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Shapers of Christian Orthodoxy: Engaging with Early and Medieval Theologians

4.11  ·  Rating details ·  19 ratings  ·  8 reviews
IrenaeusTertullianOrigenAthanasiusThe CappadociansAugustineAnselmAquinas The best of evangelical theology has always paid attention to the key thinkers, issues and doctrinal developments in the history of the church. What God has done in the past is key to understanding who we are and how we are to live. The purpose of this volume is threefold: to introduce a selection of ...more
Paperback, 398 pages
Published November 5th 2010 by IVP Academic (first published January 1st 2010)
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Jul 10, 2012 rated it really liked it
Bradley Green is a theology professor at Union University in Jackson, Tennessee. He is one of the founders of Augustine School, which is a classical Christian school in Jackson. He has written several academic books including one on Augustine: Colin Gunton and the Failure of Augustine: Theology of Colin Gunton in light of Augustine (Wipf & Stock 2010).
In the introduction to Shapers of Christian Orthodoxy, Green defends his reason for the study of early Christian theologians by stating two pro
David Bruyn
Good and helpful discussion of Irenaeus, Tertullian, the 3 Cappadocians, Origen, Athanasius, Augustine, Anselm, Aquinas. Some essays had a little too much copy-and-paste from the primary sources.
Craig Hurst
Oct 08, 2011 rated it really liked it
It has often been said that “those who forget history are doomed to repeat it.” This is not just a warning for political, educational or social leaders. It is a warning for the Church as well. If there is anything that recent theological controversies have shown us, it is that knowing the history of doctrinal development–and specifically orthodox theological development–is key to understanding where we are and why we are here (rather than somewhere else), when it comes to the Church’s articulati ...more
Feb 16, 2018 rated it really liked it
This book is a collection of essays about early Christian theologians including excerpts from their works. Each essay is written by a different scholar. The time period spans from the first century through the thirteenth century. I always find works written by early Christians fascinating because I see how faithfully the theology of the early church has been handed down through the century. These early Christians were charged with protecting the faith and working out some of the complicated doct ...more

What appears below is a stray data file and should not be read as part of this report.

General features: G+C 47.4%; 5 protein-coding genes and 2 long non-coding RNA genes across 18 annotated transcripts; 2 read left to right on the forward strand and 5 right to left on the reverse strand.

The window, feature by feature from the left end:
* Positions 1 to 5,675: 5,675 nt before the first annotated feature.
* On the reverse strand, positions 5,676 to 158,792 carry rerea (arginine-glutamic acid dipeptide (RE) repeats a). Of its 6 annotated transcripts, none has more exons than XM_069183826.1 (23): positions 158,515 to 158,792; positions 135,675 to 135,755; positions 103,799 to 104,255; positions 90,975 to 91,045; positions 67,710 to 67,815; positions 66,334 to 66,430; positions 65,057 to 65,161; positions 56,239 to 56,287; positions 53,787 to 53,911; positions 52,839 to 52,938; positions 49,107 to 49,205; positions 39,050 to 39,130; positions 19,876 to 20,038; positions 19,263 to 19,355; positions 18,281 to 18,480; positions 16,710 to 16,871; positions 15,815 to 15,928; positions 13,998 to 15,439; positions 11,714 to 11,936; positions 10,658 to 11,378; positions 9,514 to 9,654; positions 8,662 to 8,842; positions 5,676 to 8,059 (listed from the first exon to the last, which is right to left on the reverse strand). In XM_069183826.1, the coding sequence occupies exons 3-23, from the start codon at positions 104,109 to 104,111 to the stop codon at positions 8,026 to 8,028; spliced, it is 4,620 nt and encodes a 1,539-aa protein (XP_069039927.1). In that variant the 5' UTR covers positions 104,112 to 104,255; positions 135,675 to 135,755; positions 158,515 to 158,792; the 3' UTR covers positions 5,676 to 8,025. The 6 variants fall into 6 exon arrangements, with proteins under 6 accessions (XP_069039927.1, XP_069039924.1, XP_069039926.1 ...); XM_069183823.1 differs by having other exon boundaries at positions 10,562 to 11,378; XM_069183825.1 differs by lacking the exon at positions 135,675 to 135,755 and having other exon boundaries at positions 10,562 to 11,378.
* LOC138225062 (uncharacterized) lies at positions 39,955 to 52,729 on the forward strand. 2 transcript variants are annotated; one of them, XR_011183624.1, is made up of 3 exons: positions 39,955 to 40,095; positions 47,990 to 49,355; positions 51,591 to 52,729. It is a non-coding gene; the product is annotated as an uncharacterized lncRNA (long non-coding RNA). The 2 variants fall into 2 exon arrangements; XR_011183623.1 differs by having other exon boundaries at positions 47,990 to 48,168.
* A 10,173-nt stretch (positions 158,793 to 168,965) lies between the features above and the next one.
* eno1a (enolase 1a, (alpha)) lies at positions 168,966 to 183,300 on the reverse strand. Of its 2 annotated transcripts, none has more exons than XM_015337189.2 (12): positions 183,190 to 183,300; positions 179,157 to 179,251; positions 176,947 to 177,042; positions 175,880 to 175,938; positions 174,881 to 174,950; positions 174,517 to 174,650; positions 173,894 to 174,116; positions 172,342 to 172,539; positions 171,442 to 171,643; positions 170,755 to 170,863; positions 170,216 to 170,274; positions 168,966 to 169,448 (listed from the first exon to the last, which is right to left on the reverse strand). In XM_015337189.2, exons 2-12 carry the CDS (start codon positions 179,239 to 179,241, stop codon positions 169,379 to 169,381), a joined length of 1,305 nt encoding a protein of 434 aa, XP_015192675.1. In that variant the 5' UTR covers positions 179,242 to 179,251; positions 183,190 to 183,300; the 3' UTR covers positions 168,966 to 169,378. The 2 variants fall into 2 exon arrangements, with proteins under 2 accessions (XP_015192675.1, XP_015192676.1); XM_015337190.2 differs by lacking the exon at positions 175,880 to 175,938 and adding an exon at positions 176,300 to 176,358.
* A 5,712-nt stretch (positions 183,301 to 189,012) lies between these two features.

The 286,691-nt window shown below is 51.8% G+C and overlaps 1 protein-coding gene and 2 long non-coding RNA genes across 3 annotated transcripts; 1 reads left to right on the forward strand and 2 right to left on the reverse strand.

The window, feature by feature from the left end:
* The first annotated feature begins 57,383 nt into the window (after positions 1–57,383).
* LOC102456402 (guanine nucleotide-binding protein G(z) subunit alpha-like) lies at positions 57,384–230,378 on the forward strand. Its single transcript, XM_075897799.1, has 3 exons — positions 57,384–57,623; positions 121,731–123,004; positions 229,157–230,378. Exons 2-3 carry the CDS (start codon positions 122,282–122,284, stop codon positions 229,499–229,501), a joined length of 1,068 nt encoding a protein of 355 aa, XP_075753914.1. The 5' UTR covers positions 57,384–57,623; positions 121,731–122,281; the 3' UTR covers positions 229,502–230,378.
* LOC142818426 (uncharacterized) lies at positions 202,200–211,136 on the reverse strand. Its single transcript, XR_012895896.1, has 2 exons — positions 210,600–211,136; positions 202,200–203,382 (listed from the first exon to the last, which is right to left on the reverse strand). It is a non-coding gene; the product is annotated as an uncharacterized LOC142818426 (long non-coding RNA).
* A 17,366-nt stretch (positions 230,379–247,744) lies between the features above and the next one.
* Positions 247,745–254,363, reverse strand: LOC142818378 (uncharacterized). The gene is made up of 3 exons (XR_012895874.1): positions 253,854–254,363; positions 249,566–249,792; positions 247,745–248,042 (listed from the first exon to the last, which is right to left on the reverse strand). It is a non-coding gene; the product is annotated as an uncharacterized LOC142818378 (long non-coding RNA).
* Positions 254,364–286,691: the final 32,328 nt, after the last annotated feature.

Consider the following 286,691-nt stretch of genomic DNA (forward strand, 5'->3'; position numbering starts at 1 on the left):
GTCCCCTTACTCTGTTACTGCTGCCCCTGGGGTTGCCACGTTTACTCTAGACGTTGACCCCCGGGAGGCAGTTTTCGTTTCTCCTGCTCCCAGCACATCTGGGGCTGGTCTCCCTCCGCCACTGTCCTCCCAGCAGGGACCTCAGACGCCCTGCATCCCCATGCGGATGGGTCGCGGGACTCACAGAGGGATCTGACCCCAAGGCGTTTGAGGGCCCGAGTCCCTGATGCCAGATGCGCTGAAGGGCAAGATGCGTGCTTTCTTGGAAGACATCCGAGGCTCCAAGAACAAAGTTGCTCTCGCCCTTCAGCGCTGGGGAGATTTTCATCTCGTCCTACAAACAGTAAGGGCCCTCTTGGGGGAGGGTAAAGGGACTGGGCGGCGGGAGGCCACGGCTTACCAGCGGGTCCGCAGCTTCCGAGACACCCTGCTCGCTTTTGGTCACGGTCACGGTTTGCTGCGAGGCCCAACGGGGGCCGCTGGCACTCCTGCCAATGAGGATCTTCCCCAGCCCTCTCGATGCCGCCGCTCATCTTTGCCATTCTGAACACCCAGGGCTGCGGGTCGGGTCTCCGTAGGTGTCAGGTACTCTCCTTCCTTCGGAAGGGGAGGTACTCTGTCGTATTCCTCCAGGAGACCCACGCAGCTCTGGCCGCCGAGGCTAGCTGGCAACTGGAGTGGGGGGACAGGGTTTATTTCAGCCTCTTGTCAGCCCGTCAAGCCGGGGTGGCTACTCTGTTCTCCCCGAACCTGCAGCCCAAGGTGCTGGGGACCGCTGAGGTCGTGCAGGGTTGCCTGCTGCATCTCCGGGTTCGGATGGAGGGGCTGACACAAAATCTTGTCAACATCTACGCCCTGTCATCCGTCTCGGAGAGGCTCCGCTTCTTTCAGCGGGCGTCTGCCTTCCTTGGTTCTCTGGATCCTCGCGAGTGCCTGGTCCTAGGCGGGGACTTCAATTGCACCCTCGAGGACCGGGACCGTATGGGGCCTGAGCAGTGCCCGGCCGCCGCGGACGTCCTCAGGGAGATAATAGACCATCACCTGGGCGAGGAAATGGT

Feb 19, 2012 rated it really liked it
Reading this book reminded me of what a great debt we owe the early fathers of the church. Whether it is Tertullian wrestling with the relationship of Greek philosophy and Christian theology, the three Cappadocians (not a musical group) doing fine thinking about the nature of the Trinity, or Athanasius meeting the Arian challenge in his work on the incarnation, we owe these believers a great debt.

This book includes biographies of each of these theologians (Irenaus, Tertullian, Origen, Athanasius
Intervarsity Press is doing a wonderful work for Christians with their commitment to bringing the writings of the ancients to us. Among these is an introduction to some early and medieval theologians that is called “Shapers of Christian Orthodoxy”.
This book covers the life, thought, writings, and theology of Inenaeu, Tertullian, Origen, Athanasius, The Cappadocians, Augustine, Anselm, and Aquinas.
The contributors are honest about the ones of whom they write. They show their great contributions t
Dwight Davis
Dec 20, 2010 rated it really liked it  ·  review of another edition
Good overview of Patristic and medieval thinkers. Great use of primary sources in all the essays. There were some controversial doctrines that were mentioned and refuted but not discussed (i.e. Universalism in Origen) but the authors did a great job of doing theological overviews of the great early thinkers of the Church.
Jonathan Tomes
Mar 15, 2014 rated it it was amazing
Overall, this is a great entry point for further study. For the most part, the entries are well written. The accompanying bibliographies are especially useful. I was not to keen on the Aquinas chapter. Aquinas was closer to Paul than Augustine? Oh brother!
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Dr. Green (PhD, Baylor University) is Professor of Theological Studies at Union University. He has contributed essays and reviews to International Journal of Systematic Theology, Chronicles, First Things, Touchstone, and The Churchman.

Dr. Green serves on the Board of Directors at Augustine School, and serves on the Board of Directors of American Friends of Tyndale House Cambridge. He is also Seni

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